Berdyansk: Life Under Russian Occupation

The coastal city would be preparing for the tourist season. Instead, there is little food, fuel or heat, and you can be killed for refusing to give a soldier your phone.

Berdyansk: Life Under Russian Occupation

The coastal city would be preparing for the tourist season. Instead, there is little food, fuel or heat, and you can be killed for refusing to give a soldier your phone.

Explosion of a Russian warship in Berdyansk.
Explosion of a Russian warship in Berdyansk.
Friday, 8 April, 2022

On February 24, Russia attacked Ukrainian cities with missiles, launching dozens of strikes, including on a military unit in the southern Ukrainian port city of Berdyansk. The first rockets killed two Ukrainian soldiers and wounded six.

Berdyansk, with a population of 110,000, is located on the coast of the Sea of Azov and lies between the Russian-controlled areas of Donbass and Crimea, occupied since 2014. Russia has long wanted to create a land corridor between these territories in order to improve the supply of goods and troops. That is why Russian soldiers were very quick to appear in Berdyansk.

On February 27, the occupying troops entered the city. Residents hid in apartments and houses, cautiously watching from the windows as armoured personnel carriers and the armed infantry that accompanied them move through the streets. The Russian military combed the whole city in search of Ukrainian soldiers and provisions. They were very hungry. Some went into the yards of civilians and asked for food, but they were not welcome. Doors were either not opened at all, or people refused.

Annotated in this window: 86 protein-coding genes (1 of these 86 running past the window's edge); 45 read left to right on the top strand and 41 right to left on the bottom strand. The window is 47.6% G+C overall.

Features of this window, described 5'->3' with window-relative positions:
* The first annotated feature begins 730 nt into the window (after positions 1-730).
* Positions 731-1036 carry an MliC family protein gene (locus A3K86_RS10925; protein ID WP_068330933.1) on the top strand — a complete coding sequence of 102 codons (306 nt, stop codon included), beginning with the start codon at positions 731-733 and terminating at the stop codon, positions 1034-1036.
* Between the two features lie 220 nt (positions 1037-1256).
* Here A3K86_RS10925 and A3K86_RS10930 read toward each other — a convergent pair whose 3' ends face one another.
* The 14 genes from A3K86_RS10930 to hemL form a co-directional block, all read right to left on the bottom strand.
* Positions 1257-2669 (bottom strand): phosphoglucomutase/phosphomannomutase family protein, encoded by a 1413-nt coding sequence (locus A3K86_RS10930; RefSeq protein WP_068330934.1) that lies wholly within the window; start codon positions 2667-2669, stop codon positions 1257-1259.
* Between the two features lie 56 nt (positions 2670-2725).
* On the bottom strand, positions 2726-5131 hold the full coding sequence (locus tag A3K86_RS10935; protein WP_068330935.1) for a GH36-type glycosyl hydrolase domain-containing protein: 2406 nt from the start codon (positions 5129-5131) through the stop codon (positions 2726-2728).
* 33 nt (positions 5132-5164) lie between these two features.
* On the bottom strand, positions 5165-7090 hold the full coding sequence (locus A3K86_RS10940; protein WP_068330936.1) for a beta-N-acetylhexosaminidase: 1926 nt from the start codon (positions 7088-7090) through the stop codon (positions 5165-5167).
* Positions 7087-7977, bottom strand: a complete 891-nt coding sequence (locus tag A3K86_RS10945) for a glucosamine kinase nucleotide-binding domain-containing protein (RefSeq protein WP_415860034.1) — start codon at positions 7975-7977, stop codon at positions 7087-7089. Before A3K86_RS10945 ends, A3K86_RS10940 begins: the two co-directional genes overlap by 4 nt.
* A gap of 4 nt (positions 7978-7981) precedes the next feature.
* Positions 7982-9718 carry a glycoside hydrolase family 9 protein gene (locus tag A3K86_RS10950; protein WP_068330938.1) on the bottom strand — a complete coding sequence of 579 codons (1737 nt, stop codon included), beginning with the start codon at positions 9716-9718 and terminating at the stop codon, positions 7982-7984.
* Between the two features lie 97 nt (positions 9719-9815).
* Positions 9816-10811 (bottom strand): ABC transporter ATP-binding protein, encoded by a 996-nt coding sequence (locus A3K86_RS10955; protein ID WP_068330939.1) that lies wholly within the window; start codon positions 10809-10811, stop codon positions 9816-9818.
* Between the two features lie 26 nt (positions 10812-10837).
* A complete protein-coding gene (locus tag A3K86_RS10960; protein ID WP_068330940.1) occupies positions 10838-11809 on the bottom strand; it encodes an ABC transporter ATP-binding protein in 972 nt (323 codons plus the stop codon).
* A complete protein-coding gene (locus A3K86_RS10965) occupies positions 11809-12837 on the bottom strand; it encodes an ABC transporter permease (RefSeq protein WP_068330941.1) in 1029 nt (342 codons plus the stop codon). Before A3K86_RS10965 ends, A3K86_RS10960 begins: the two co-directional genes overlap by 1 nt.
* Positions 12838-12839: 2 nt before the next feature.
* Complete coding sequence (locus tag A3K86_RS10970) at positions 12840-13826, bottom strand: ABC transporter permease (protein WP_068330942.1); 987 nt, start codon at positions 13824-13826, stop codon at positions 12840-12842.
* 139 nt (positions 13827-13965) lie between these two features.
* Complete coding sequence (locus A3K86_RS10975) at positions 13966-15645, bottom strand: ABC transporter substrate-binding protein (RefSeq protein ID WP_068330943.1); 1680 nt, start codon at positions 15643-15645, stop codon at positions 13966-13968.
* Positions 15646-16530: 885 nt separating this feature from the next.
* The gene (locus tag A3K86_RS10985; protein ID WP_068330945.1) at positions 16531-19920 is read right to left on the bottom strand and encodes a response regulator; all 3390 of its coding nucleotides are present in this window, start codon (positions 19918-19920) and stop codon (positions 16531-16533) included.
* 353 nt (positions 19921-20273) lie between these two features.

There have never been any of the Nazis or fascists which Russian propaganda talks about in Berdyansk. If not for the war, the city's residents would be busy preparing for the upcoming tourist season. In peacetime, the inhabitants of Berdyansk considered their only enemies to be the jellyfish and mosquitoes that scare away holidaymakers. And now the Russians can kill a Ukrainian for refusing to give them his phone so that they can call home. Such an incident occurred on the very first day of the occupation.

"Russians have brute force on their side."

The first thing the Russians did after capturing the city was to occupy the TV tower and turn off all broadcasts. On the same day, the local Point internet provider stopped working. To access objective information and not be left in an information vacuum, residents turned en masse to a 4G mobile operator. Prices for starter packages for this service jumped from 80-90 to 500-1000 hryvnias (from 2.5-3 to 16-31 US dollars).

The inscription "Children" on the car of a resident of Mariupol, who stopped in Berdyansk.

In the first days after the Russians captured the city, bread disappeared from Berdyansk. Due to problems with the gas supply and lack of flour and yeast, bakeries reduced their output. Around 20 or 30 rolls were brought into the stores, which was far from enough for everyone. A few days after the occupation, 30 tonnes of flour for the bakery were delivered to the city. Now the townspeople are promised bread, and even at the old, pre-war price.

Other products began to run out rapidly due to the occupation, and prices for scarce goods increased significantly. So sugar, which in peacetime cost an average of 28 hryvnias, is now sold for 100-150 hryvnias (from one to 3.5 dollars). Even at such prices, is difficult to find sugar and you will have to stand in a line of several hundred people. Also in short supply: salt, flour, yeast, cereals, pasta, medicines, petrol, cigarettes, nappies, sanitary products and more.

Humanitarian aid from Russia, which locals initially staunchly refused, is increasingly in demand. To support the needy, Russians prepare hot meals located in kindergartens where about 7,000 people can eat daily.